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PCR #488 (Vol. 10, No. 31). This edition is for the week of July 27--August 2, 2009.

This Week's PCR
Movie Review
"Funny People"

Movie review by:
Michael A. Smith

Movies are rated 0 to 4 stars

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"Funny People"  by Mike Smith
Another Year in the Trenches  by ED Tucker
Samurai Epic with Ozu Flavor  by Jason Fetters
At Least He Didn't Go Blind! .... Movie Notes .... About Time .... Passing On .... .... .... .... .... My Favorite Films, Part 2...  by Mike Smith
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Starring: Adam Sandler, Seth Rogen, Leslie Mann and Eric Bana
Directed by: Judd Apatow
Rated: R
Running Time: 2 hours 25 mins

Have you ever gone into a movie thinking you knew what was going to happen only to have it do a complete 180 on you? I mean, weren’t you literally knocked out of your chair when you found out that (SPOILER ALERT) Bruce Willis was dead, Norman Bates had too much in common with his mother and Darth Vader was Luke’s father? That is how I felt after watching “Funny People.”

George Simmons (Sandler) is the reigning comedy king. His stand up performances sell out and his movies rule the box office, even the ones that have him playing a baby or a Mer-man. A visit to his doctor reveals that he has contracted a rare form of leukemia and, despite a batch of experimental drugs, he probably doesn’t have long to live. This slap in the face by life forces George to re-access his own. And the journey he takes, filled with both laughter and tears, is not one to miss.

Judd Apatow has already made a name for himself in Hollywood after only two feature films. Both “The 40 Year Old Virgin” and “Knocked Up” were that Hollywood rarity, an adult comedy that not only went to the crotch but to the heart. Though the comparison is a bit of a stretch, Apatow is almost the direct descendant of James L. Brooks, responsible for such films as “Terms of Endearment” and the highly underrated “I’ll Do Anything,” as well as a producer on “The Simpsons.” Both men have a knack for bringing real life to the screen, and that knack is what keeps the audience coming back.

The film begins with early (late 80s) video of Sandler, then just a gawky kid, making prank phone calls. Even at this age we can see the comedian he will become. And the story, written by Apatow, is almost like a mini biography of the actor, kind of like an “All That Jazz” of comedy. Both men were roommates while struggling towards the big time, doing whatever they needed to do to get work. Rogen’s Ira is in a similar situation, sharing an apartment with his friends Leo (Jonah Hill), a fellow comedian and Mark (Jason Schwartzman), an actor who currently stars in the popular television program, “Yo Teach!” When George hires Ira to write for him and be his assistant, you can see that both men will view the opportunity differently. Where George just wants someone to talk to Ira looks at the position as a stepping stone. The film is full of funny moments, including some great comedic cameos. It’s also the first, and I’m going to guess only, time you may catch both James Taylor and Eminem in the same film. And who knew James Taylor was funny?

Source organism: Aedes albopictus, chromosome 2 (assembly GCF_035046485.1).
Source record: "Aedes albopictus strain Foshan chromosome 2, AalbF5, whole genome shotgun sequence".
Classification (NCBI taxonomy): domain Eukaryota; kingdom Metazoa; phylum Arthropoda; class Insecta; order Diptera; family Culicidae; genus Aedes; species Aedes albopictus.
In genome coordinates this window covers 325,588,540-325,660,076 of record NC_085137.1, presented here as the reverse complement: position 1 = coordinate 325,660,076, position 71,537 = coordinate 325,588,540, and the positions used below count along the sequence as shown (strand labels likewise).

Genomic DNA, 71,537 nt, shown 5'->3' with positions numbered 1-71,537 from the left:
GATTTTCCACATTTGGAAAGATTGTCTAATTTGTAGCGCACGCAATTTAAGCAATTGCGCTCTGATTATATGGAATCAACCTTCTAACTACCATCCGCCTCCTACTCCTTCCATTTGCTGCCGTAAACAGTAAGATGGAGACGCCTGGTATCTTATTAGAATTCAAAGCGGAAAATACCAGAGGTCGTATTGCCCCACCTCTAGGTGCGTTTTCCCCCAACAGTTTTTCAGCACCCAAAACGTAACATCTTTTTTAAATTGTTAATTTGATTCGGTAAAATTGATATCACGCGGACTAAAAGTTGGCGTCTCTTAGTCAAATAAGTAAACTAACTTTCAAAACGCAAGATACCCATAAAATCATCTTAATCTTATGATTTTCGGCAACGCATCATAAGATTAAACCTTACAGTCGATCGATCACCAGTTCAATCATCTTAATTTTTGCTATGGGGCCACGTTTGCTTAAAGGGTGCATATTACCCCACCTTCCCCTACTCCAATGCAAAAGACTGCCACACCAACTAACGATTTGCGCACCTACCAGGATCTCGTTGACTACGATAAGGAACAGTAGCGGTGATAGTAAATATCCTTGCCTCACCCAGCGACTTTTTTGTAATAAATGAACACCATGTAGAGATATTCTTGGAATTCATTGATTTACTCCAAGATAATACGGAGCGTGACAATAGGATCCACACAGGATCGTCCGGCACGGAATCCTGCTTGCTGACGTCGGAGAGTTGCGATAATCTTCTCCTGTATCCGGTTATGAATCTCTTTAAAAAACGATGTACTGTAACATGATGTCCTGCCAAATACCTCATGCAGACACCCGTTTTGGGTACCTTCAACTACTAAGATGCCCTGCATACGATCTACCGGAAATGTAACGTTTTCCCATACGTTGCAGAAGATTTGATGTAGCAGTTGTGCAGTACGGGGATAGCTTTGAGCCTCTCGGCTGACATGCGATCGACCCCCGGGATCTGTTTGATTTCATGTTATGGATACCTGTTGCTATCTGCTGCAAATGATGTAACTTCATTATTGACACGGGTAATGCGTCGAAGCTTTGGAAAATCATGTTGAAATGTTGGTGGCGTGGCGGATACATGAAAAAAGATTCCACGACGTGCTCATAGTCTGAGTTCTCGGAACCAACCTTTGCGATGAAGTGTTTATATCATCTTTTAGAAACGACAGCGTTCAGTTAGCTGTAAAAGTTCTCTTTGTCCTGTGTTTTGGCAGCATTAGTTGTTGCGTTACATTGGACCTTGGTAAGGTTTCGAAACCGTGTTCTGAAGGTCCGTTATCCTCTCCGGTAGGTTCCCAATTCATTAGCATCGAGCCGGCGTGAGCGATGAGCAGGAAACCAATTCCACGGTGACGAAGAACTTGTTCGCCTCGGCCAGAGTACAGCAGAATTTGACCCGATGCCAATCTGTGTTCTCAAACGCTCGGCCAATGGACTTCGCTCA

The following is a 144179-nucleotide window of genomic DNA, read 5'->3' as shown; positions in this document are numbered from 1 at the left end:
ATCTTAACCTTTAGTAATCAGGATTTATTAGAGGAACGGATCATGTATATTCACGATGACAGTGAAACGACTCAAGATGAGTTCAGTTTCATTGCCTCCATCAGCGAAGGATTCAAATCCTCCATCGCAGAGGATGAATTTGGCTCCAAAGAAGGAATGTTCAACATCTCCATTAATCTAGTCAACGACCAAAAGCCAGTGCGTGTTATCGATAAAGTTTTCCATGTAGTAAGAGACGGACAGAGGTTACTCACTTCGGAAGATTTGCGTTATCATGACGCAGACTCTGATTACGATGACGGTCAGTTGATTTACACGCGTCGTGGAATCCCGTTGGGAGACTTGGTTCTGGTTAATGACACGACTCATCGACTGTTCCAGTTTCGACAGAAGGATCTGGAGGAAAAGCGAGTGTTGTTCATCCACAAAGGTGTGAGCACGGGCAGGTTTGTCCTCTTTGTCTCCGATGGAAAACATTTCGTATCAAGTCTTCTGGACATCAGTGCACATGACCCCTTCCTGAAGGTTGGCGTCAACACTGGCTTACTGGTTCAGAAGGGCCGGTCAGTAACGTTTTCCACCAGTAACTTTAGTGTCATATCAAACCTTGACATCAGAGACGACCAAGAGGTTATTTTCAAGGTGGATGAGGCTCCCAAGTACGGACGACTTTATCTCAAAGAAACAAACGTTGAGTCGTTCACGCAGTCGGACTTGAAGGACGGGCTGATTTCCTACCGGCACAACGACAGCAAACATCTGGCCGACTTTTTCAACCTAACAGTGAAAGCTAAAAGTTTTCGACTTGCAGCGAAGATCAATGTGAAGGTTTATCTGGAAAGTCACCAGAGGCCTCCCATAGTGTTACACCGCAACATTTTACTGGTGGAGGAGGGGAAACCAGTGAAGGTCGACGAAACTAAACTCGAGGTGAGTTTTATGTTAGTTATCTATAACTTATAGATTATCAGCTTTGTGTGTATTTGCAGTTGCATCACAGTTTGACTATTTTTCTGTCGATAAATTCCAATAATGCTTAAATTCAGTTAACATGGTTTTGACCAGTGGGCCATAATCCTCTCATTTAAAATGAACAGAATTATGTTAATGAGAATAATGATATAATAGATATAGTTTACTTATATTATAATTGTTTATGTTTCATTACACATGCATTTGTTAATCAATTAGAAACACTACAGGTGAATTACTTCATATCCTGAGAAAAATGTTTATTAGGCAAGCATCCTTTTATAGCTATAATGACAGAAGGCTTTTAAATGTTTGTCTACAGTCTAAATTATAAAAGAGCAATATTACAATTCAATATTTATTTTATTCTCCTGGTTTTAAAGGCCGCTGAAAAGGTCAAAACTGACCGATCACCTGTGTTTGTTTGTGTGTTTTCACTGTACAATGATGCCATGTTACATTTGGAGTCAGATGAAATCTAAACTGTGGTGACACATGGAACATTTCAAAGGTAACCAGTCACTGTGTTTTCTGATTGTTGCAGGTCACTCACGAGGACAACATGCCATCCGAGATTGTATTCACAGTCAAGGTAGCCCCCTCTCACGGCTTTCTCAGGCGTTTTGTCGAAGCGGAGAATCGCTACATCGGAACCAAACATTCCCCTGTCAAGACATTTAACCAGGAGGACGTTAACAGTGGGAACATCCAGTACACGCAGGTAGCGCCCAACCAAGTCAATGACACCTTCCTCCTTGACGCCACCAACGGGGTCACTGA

A subplot of George longing for the woman he lost a dozen years ago (Mann) takes the film to another level, one where now the tears outweigh the laughs. Though this plot is handled a little heavy handedly (the film’s almost two and a half hour running time doesn’t help), it is a true highlight of the film thanks to the performances. Mann (Mrs. Apatow in real life) gets to show not only her well known comedic side but her dramatic one as well. And she is assisted ably by her two daughters, Maude and Iris Apatow. Both girls seem to have inherited their parent’s gift for timing and steal each scene they’re in. And Bana, who played the Romulan bad guy in this summer’s “Star Trek,” surprises by not only being funny but by unveiling the Australian accent he has hidden from US audiences for years. It is this part of the film that grounds itself in the realities of life and where the film shines the most and where the message hits home. As Dolly Parton said in Steel Magnolias, “Laughter through tears is my favorite emotion..”

If I have to find any fault with the film, it’s that it just seems to run a little too long. Other than that, it’s a perfect compliment to what is now the Apatow trilogy. On a scale of zero to four I give “Funny People”


This week's movie review of "Funny People" is ©2009 by Michael A. Smith.  All graphics this page are creations of Nolan B. Canova, ©2009, all rights reserved. All contents of "Nolan's Pop Culture Review" are ©2009 by Nolan B. Canova.